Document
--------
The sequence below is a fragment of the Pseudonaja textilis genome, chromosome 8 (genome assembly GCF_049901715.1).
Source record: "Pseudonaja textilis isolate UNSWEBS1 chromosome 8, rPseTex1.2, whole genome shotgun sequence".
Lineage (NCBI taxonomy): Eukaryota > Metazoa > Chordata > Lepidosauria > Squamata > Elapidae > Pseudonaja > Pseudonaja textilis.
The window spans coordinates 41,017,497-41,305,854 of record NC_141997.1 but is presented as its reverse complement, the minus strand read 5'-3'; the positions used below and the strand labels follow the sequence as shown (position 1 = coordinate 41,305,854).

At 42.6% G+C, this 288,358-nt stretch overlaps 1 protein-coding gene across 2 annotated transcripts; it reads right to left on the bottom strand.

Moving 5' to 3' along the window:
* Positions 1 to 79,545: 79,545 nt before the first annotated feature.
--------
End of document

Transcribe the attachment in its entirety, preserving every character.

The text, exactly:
The sequence below is a fragment of the Pseudonaja textilis genome, chromosome 8 (genome assembly GCF_049901715.1).
Source record: "Pseudonaja textilis isolate UNSWEBS1 chromosome 8, rPseTex1.2, whole genome shotgun sequence".
Lineage (NCBI taxonomy): Eukaryota > Metazoa > Chordata > Lepidosauria > Squamata > Elapidae > Pseudonaja > Pseudonaja textilis.
The window spans coordinates 41,017,497-41,305,854 of record NC_141997.1 but is presented as its reverse complement, the minus strand read 5'-3'; the positions used below and the strand labels follow the sequence as shown (position 1 = coordinate 41,305,854).

At 42.6% G+C, this 288,358-nt stretch overlaps 1 protein-coding gene across 2 annotated transcripts; it reads right to left on the bottom strand.

Moving 5' to 3' along the window:
* Positions 1 to 79,545: 79,545 nt before the first annotated feature.